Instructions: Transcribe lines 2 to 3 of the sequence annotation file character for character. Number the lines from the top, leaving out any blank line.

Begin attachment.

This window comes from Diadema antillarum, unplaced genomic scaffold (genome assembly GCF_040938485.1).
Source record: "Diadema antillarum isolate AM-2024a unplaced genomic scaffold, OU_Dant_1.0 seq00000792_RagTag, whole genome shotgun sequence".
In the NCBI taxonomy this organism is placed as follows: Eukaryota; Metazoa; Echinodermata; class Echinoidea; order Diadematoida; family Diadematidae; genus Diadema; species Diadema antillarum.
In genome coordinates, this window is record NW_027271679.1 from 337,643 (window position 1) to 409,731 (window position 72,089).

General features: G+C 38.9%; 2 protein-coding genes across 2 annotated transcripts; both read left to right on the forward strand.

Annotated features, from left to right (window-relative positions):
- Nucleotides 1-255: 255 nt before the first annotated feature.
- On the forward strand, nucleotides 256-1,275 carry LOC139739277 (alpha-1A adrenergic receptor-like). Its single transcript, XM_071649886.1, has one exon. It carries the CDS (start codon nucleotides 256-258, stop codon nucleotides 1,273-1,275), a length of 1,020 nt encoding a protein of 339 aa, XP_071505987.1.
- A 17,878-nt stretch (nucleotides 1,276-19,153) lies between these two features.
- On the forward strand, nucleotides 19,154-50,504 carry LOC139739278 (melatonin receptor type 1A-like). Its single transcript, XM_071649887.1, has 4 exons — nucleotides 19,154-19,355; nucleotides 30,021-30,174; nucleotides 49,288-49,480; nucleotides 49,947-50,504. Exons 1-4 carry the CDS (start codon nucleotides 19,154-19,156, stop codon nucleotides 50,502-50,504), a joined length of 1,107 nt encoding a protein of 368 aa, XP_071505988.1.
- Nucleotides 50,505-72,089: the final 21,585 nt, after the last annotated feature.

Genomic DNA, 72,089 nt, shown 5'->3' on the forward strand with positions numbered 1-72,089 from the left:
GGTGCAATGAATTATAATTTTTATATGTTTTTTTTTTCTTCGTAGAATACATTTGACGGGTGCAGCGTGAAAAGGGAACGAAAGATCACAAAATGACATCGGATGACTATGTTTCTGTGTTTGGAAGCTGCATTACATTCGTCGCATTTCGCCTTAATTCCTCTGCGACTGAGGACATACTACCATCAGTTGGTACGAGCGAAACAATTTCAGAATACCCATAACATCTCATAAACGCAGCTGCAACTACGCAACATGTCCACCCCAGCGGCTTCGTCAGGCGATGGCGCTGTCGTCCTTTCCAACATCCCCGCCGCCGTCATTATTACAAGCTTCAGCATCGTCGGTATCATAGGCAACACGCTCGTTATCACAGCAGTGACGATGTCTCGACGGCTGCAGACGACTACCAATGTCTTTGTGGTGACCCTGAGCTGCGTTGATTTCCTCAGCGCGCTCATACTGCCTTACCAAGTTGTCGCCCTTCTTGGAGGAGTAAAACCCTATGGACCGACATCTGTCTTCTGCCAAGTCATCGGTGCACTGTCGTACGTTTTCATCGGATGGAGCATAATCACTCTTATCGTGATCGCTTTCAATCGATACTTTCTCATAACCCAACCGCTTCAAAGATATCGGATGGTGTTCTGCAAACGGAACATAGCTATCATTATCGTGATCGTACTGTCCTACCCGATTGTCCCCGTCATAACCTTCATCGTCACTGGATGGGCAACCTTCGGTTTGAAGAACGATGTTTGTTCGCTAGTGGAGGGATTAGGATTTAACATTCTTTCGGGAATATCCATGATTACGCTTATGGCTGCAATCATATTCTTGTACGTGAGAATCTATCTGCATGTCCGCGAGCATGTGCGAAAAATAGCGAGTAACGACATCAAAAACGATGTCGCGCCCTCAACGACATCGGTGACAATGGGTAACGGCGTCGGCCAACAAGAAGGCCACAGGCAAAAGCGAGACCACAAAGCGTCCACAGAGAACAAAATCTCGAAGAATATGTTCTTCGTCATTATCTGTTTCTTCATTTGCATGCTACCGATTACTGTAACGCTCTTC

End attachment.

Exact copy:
Source record: "Diadema antillarum isolate AM-2024a unplaced genomic scaffold, OU_Dant_1.0 seq00000792_RagTag, whole genome shotgun sequence".
In the NCBI taxonomy this organism is placed as follows: Eukaryota; Metazoa; Echinodermata; class Echinoidea; order Diadematoida; family Diadematidae; genus Diadema; species Diadema antillarum.